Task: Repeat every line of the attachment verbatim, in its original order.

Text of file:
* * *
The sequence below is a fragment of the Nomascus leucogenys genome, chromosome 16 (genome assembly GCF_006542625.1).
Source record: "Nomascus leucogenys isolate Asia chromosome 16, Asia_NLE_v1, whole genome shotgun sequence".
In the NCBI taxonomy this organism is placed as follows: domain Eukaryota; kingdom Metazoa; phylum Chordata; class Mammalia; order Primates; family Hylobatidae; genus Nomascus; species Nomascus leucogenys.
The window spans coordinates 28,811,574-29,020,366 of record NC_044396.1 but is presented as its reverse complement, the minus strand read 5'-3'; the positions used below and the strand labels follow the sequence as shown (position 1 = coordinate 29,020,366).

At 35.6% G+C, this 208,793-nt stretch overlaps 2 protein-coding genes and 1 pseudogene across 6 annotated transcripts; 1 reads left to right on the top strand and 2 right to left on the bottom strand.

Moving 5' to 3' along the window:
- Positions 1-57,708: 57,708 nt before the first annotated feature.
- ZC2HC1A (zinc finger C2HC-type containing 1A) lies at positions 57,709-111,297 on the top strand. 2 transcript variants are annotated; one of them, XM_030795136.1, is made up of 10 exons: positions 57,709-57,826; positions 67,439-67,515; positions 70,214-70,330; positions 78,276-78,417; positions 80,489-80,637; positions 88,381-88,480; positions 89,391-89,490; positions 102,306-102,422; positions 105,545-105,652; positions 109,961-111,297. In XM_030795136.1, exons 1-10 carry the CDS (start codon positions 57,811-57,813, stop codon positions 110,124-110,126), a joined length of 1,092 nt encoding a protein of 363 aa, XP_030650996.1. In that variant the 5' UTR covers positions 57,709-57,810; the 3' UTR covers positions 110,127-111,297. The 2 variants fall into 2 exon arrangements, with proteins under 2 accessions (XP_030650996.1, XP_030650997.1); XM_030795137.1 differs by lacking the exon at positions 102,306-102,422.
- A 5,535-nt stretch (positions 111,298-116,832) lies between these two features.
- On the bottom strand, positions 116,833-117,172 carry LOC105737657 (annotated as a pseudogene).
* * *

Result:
The sequence below is a fragment of the Nomascus leucogenys genome, chromosome 16 (genome assembly GCF_006542625.1).
Source record: "Nomascus leucogenys isolate Asia chromosome 16, Asia_NLE_v1, whole genome shotgun sequence".
In the NCBI taxonomy this organism is placed as follows: domain Eukaryota; kingdom Metazoa; phylum Chordata; class Mammalia; order Primates; family Hylobatidae; genus Nomascus; species Nomascus leucogenys.
The window spans coordinates 28,811,574-29,020,366 of record NC_044396.1 but is presented as its reverse complement, the minus strand read 5'-3'; the positions used below and the strand labels follow the sequence as shown (position 1 = coordinate 29,020,366).

At 35.6% G+C, this 208,793-nt stretch overlaps 2 protein-coding genes and 1 pseudogene across 6 annotated transcripts; 1 reads left to right on the top strand and 2 right to left on the bottom strand.

Moving 5' to 3' along the window:
- Positions 1-57,708: 57,708 nt before the first annotated feature.
- ZC2HC1A (zinc finger C2HC-type containing 1A) lies at positions 57,709-111,297 on the top strand. 2 transcript variants are annotated; one of them, XM_030795136.1, is made up of 10 exons: positions 57,709-57,826; positions 67,439-67,515; positions 70,214-70,330; positions 78,276-78,417; positions 80,489-80,637; positions 88,381-88,480; positions 89,391-89,490; positions 102,306-102,422; positions 105,545-105,652; positions 109,961-111,297. In XM_030795136.1, exons 1-10 carry the CDS (start codon positions 57,811-57,813, stop codon positions 110,124-110,126), a joined length of 1,092 nt encoding a protein of 363 aa, XP_030650996.1. In that variant the 5' UTR covers positions 57,709-57,810; the 3' UTR covers positions 110,127-111,297. The 2 variants fall into 2 exon arrangements, with proteins under 2 accessions (XP_030650996.1, XP_030650997.1); XM_030795137.1 differs by lacking the exon at positions 102,306-102,422.
- A 5,535-nt stretch (positions 111,298-116,832) lies between these two features.
- On the bottom strand, positions 116,833-117,172 carry LOC105737657 (annotated as a pseudogene).